Progression Risk of Idiopathic Juvenile Scoliosis During Pubertal Growth


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Abstract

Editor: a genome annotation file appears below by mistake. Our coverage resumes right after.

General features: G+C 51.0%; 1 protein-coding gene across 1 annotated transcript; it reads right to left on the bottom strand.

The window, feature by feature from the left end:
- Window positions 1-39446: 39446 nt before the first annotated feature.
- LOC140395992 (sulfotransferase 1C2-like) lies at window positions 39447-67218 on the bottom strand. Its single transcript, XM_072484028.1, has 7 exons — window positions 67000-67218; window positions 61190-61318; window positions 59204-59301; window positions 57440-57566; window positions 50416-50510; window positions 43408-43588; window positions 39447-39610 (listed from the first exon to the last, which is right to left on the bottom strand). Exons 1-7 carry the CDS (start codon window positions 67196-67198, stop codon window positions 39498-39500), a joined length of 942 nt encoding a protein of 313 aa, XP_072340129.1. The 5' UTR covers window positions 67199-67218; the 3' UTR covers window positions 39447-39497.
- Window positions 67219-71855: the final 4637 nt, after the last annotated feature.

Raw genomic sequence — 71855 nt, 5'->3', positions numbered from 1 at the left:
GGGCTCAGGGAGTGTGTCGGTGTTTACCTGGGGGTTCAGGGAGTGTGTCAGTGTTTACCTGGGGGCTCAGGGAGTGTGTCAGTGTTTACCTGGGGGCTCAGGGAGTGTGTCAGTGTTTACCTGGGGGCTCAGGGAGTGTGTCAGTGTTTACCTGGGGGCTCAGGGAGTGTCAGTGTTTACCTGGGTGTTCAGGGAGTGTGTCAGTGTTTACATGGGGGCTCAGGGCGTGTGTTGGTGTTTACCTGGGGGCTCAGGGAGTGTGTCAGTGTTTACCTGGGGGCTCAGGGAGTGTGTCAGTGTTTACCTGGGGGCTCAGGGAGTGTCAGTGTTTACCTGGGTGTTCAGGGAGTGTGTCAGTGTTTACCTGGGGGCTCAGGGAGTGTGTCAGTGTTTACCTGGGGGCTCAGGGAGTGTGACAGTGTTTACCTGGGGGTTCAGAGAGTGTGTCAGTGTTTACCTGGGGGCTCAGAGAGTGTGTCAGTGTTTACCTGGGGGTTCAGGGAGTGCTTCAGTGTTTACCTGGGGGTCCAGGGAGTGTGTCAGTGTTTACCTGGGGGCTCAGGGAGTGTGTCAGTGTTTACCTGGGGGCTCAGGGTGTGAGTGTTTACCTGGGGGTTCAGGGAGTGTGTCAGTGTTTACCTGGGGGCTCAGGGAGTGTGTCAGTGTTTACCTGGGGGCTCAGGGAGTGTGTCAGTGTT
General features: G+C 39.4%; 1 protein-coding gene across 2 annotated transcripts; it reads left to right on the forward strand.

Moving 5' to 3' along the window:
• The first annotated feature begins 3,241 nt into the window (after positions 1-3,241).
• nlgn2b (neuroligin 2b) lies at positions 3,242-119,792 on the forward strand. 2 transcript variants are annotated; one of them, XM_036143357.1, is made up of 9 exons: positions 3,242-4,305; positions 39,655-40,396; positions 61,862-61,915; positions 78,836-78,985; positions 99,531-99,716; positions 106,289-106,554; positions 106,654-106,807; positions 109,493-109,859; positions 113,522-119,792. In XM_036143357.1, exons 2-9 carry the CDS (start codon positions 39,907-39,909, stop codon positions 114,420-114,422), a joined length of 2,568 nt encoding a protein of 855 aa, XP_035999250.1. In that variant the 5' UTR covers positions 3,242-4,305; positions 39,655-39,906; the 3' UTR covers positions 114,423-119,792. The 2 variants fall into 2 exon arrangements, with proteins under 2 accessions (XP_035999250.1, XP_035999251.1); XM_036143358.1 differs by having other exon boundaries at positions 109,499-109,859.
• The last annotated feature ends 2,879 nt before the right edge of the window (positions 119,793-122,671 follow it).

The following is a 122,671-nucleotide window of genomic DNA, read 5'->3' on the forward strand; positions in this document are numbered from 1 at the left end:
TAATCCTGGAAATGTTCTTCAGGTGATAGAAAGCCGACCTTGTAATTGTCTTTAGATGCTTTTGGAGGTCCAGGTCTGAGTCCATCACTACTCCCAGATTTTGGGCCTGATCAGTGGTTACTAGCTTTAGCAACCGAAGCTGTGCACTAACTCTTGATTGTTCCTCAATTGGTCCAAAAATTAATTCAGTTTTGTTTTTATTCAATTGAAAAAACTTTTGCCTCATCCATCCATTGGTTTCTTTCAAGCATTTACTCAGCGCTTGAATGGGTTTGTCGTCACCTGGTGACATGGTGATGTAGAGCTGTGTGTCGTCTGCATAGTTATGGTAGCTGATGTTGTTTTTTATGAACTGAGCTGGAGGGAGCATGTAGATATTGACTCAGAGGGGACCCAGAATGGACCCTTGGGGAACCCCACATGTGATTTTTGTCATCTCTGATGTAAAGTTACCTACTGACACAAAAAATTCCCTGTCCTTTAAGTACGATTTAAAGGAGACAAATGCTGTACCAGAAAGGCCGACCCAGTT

Study Design.A retrospective study investigated the progression risk of juvenile scoliosis until skeletal maturity or spinal fusion.Objectives.To define risk factors of curve progression during pubertal growth and analyze the timing of arthrodesis.Summary of Background Data.Juvenile scoliosis is characterized by a major, extremely variable progression risk. Peak growth velocity is the most critical period. Curve progression related to growth needs to be analyzed critically for an adequate treatment.Methods.A total of 205 patients, including 163 girls and 42 boys, with juvenile scoliosis were reviewed at skeletal maturity. The scoliosis was divided into juvenile I with an onset of 4–7 years (52 patients) and juvenile II with an onset of 8–10 years (153). Standing and sitting height, weight, Tanner signs, skeletal age, and menarche were regularly assessed. Topographies and Cobb angles of primary and secondary curves were referred to the pubertal growth diagram.Results.Of 205 patients, 99 (48.3%) were operated on. Of 109 curves ≤20° at onset of puberty, 15.6% progressed >45° and were fused. Of 56 curves of 21° to 30°, the surgical rate increased to 75.0%. It was 100% for curves >30°. Curves >20°, which increased and were operated on, progressed significantly during peak growth velocity (P = 0.0014). Curves that progressed by 6° to 10°/y were fused in 70.9%, curves which increased >10°/y in 100% of cases (P = 0.0001). This risk was highest for primary thoracic curves: King V, III, and II (P = 0.0001). There was no difference between males and females or juvenile I and II.Conclusions.Curve pattern, Cobb angle at onset of puberty, and curve progression velocity are strong predictive factors of curve progression. Juvenile scoliosis >30° increases rapidly and presents a 100% prognosis for surgery (curve >40° to 45°). Anticipation is necessary if the scoliosis progresses during the first year of puberty. The prediction is difficult for curves of 21° to 30° during the first 2 years of puberty. Curve pattern and curve progression velocity are useful to detect which curves are likely to progress. From this retrospective analysis, spinal fusion could have been indicated earlier sometimes. An earlier intervention is probably preferable to obtain better curve reduction on a supple spine, even if a perivertebral fusion is necessary. We use the 3 parameters for operative indications. If an early spinal fusion leads to better curve correction needs to be verified on prospective data.

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